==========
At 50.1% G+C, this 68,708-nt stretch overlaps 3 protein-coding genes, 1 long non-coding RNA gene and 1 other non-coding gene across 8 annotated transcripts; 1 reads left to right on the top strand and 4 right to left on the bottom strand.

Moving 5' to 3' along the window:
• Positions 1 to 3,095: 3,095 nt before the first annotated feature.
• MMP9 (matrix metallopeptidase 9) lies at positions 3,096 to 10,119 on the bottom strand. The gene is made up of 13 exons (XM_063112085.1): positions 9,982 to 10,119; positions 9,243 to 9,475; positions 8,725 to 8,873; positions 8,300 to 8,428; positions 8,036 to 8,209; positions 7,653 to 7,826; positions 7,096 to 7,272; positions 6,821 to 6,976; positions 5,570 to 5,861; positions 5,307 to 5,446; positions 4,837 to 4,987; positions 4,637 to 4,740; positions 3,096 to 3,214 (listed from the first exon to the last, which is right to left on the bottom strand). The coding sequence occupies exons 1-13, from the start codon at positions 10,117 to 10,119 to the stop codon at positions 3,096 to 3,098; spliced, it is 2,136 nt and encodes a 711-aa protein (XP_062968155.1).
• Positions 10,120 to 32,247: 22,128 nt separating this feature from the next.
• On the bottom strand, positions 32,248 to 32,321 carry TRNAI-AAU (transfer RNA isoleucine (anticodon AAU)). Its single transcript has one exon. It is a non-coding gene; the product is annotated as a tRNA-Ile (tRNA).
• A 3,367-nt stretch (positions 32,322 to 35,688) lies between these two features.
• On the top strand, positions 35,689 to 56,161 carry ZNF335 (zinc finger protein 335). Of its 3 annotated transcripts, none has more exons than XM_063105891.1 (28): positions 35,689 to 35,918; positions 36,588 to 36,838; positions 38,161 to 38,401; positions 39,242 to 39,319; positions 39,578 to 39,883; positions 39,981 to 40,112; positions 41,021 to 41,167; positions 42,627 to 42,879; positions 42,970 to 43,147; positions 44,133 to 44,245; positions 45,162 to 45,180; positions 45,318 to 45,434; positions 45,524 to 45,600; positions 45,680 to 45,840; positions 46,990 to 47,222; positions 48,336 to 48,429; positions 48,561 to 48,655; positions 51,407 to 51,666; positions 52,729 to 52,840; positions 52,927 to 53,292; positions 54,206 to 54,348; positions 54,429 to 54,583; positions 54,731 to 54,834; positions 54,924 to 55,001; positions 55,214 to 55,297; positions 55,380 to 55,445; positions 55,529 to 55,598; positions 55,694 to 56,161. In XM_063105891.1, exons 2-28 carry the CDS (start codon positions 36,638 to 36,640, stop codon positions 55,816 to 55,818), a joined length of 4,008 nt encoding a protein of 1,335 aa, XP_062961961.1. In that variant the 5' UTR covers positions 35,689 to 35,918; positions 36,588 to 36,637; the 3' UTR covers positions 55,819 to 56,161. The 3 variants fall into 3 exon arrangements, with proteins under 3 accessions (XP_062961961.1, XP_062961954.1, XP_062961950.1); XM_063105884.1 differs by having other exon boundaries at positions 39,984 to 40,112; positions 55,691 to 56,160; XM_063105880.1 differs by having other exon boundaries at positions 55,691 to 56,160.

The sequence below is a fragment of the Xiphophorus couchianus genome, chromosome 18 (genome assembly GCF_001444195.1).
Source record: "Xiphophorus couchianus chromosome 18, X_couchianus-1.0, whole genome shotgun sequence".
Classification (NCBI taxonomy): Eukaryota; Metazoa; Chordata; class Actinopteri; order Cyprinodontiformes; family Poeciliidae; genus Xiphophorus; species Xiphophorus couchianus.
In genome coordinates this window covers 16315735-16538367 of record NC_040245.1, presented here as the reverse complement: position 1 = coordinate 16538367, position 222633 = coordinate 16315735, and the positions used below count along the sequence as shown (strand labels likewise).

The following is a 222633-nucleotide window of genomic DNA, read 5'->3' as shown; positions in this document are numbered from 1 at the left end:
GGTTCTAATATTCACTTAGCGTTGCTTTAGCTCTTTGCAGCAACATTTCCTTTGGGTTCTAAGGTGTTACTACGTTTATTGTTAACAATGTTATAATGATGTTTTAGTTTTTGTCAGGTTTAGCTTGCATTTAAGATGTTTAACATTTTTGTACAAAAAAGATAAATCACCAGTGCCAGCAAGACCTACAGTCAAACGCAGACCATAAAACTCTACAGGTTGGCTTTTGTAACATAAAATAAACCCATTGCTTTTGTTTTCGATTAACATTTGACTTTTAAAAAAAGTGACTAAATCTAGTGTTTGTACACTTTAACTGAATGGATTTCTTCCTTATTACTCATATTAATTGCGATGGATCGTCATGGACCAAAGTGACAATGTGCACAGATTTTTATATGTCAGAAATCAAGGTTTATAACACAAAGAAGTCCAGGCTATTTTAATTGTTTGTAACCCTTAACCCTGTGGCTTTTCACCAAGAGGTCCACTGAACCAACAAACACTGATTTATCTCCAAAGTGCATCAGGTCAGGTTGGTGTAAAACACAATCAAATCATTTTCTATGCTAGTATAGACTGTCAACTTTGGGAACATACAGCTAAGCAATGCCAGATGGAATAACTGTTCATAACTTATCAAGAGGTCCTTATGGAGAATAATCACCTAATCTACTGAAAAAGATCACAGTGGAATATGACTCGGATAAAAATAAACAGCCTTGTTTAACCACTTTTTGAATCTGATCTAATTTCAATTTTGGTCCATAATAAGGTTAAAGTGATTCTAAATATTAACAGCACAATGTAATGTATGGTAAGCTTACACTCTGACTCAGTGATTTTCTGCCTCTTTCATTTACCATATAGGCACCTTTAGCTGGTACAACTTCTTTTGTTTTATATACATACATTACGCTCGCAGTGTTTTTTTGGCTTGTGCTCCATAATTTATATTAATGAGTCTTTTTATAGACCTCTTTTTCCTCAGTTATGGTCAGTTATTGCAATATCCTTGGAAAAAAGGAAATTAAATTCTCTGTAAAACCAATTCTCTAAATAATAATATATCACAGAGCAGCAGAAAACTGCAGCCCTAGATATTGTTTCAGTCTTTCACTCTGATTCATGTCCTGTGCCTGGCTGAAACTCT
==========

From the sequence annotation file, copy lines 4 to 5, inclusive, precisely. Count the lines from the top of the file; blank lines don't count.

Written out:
• MMP9 (matrix metallopeptidase 9) lies at positions 3,096 to 10,119 on the bottom strand. The gene is made up of 13 exons (XM_063112085.1): positions 9,982 to 10,119; positions 9,243 to 9,475; positions 8,725 to 8,873; positions 8,300 to 8,428; positions 8,036 to 8,209; positions 7,653 to 7,826; positions 7,096 to 7,272; positions 6,821 to 6,976; positions 5,570 to 5,861; positions 5,307 to 5,446; positions 4,837 to 4,987; positions 4,637 to 4,740; positions 3,096 to 3,214 (listed from the first exon to the last, which is right to left on the bottom strand). The coding sequence occupies exons 1-13, from the start codon at positions 10,117 to 10,119 to the stop codon at positions 3,096 to 3,098; spliced, it is 2,136 nt and encodes a 711-aa protein (XP_062968155.1).
• Positions 10,120 to 32,247: 22,128 nt separating this feature from the next.